Male “Allyship”

Posted by on Monday, June 5th, 2017 and is filed under .

I recently attended a women’s networking event sponsored by weVENTURE’s “League of Extraordinary Women.” These women, high level leaders in our community, are stepping up and setting great examples as mentors, leaders and cheerleaders for each other in addition to lending financial support to train and develop women entrepreneurs in our region.

They are passionate about community and economic development, the arts, business, education, conservation, and other issues that greatly affect the lives of our families and our future generations. They are research scientists, engineers, psychologists, doctors, entrepreneurs, educators and lawyers and they demonstrate high levels of emotional intelligence, transformative leadership, and powerful decision making and negotiation skills. They are highly engaged in community activities and they use their voices to collectively address and solve serious problems.

Erica Lemp, weVENTURE’s Executive Director, has worked diligently over the last several months to bring this group of women together with other emerging women leaders in the community who are participating in this year’s inaugural eight month Athena NextGEN leadership development program, co-sponsored by weVENTURE and LEAD Brevard. Women elevating women…what could get better than this in developing future leaders for Brevard County?

Well, in addition to the great work being done by organizations like weVENTURE and LEAD Brevard, MALE ALLIES are needed. Why? To challenge the status quo – a continuing imbalance of women in boardrooms and executive leadership positions. The most successful organizations need strong and transformative leadership and a culture of inclusion that can attract, diverse, creative, and innovative talent.

So, how does one find a male ally? Is he a skilled collaborator? Does he have a reputation for working well with women? Does he carry credibility with male colleagues? Does he work on mixed gender teams? What does he do to demonstrate emotional intelligence? Do you observe ways he is producing business results through his relationships with women – peers, direct reports, managers, clients, customers and business partners?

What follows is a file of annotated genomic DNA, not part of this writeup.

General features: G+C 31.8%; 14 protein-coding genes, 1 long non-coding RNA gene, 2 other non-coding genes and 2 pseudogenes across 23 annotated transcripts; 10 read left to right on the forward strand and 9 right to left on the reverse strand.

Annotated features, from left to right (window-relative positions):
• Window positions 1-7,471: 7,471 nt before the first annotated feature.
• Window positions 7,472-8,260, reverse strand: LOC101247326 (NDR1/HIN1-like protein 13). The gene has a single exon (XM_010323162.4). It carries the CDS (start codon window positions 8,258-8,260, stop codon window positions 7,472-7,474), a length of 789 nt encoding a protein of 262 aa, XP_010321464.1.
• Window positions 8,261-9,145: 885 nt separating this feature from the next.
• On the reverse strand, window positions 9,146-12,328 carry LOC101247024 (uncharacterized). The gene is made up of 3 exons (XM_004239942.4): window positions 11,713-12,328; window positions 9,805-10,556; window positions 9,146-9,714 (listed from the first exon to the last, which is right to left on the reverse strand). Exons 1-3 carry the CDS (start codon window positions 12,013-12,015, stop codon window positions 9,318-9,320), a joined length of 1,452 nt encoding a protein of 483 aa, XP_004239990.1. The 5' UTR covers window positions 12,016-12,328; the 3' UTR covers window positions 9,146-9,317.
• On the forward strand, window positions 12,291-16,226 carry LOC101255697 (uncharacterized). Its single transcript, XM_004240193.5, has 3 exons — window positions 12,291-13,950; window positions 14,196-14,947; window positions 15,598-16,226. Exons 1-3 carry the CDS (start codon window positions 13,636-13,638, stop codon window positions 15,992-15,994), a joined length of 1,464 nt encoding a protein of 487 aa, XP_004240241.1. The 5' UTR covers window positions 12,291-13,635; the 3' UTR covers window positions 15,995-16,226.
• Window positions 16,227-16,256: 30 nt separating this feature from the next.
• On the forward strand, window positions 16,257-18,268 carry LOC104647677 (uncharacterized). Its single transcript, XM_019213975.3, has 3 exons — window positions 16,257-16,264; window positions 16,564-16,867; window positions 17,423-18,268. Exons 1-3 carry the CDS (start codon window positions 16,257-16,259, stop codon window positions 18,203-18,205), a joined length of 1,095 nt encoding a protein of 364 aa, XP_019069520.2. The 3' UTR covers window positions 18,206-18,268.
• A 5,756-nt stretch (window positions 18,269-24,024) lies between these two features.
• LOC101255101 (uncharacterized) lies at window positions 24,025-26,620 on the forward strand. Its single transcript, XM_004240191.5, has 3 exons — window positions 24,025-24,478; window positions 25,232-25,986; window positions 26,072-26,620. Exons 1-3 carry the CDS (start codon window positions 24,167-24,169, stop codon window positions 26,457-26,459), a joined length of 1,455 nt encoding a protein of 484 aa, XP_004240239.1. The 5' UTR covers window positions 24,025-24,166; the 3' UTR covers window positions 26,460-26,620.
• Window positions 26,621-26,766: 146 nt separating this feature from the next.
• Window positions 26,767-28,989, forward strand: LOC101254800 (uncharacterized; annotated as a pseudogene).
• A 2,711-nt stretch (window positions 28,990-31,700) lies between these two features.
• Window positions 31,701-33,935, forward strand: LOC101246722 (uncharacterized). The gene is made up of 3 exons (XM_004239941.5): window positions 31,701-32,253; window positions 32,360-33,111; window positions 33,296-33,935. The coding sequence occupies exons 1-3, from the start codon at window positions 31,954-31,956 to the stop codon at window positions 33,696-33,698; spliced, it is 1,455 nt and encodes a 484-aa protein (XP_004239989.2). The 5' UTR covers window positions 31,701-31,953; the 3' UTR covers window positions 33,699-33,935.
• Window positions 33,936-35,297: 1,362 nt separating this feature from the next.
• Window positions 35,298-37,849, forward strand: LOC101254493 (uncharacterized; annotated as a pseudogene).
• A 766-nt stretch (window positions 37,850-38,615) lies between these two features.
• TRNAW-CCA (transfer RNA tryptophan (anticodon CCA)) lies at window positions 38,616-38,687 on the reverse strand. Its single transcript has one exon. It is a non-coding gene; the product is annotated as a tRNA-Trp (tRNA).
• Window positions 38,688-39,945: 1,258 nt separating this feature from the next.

I have witnessed and received “hands-on” experience from leading men in this community who are great examples of male allies. Tim Muth, a business instructor at Florida Tech, former Harris employee and former board chair of weVENTURE, has on numerous occasions sponsored female students to attend professional development events, has nominated numerous women for award recognition, has successfully participated in mixed gender teams in the IGNITE 360 business mentoring program.

Amar Patel, CEO of Brevard Achievement Center and current board member of weVENTURE, has sought mentorship from other women leaders in the community, has a board of directors which includes 45 percent women and he has just under 30 perent women on his leadership team. Bob DiBella, another weVENTURE Board member, has sponsored the organization from its inception, has a daughter he is encouraging to become an entrepreneur, and encourages women to continue investing in their financial intelligence by building strong investment portfolios.

Keith Winsten, Executive Director of Brevard Zoo, has a board of directors with over 50% women and his executive leadership team includes 40 percent women. In addition, his organization supports a fundraising and educational effort called Women of the Wild, which has attracted over 300 women to collaborate with the zoo on important initiatives. I applaud these men for their great leadership, their integrity and their unapologetic advocacy and “allyship.”

Women in the workplace don’t need male saviors. They need meaningful allies who will take the time to listen, notice and act because they genuinely believe it is the right thing to do. A true advocate will speak up to amplify the voices of others, not to silence them.

Recognize patterns of inappropriate workplace behaviors and help to break the pattern.

When a woman:

Makes a point in a meeting and a man “clarifies” by saying, “well, actually…” and then proceeds to diminish the input…

Has a great idea and a few minutes later a man claims it as his own…

Is the subject of “locker room talk” and you’re part of the conversation…

What do you do? Appreciate a woman’s point in a meeting and ask her to clarify and extend. Don’t try to diminish her point of view and protect the status quo. Break the pattern of male silence when derogatory and offensive comments are made about women in a conversation. Your silence is visible to the women. It’s a wall of solidarity in support of the status quo.

Become a male ally and engage in meaningful ways that will support the development and prosperity of our community. It’s important to your wives, your daughters, and your sisters. It’s important to ALL OF US who live in this great community and want to see its continued prosperity.

____________________________________________________________________________

Beth Gitlin is principal and founder of BJG Global Consulting and a Ph.D. Candidate at Florida Institute of Technology.

Columnist series are sponsored by weVENTURE at the Florida Institute of Technology College of Business. weVENTURE has locations in Melbourne and Rockledge. The Center is funded in part through a cooperative agreement with the U.S. Small Business Administration. For more information, visit weventure.org or call 321-674-7007.

tinal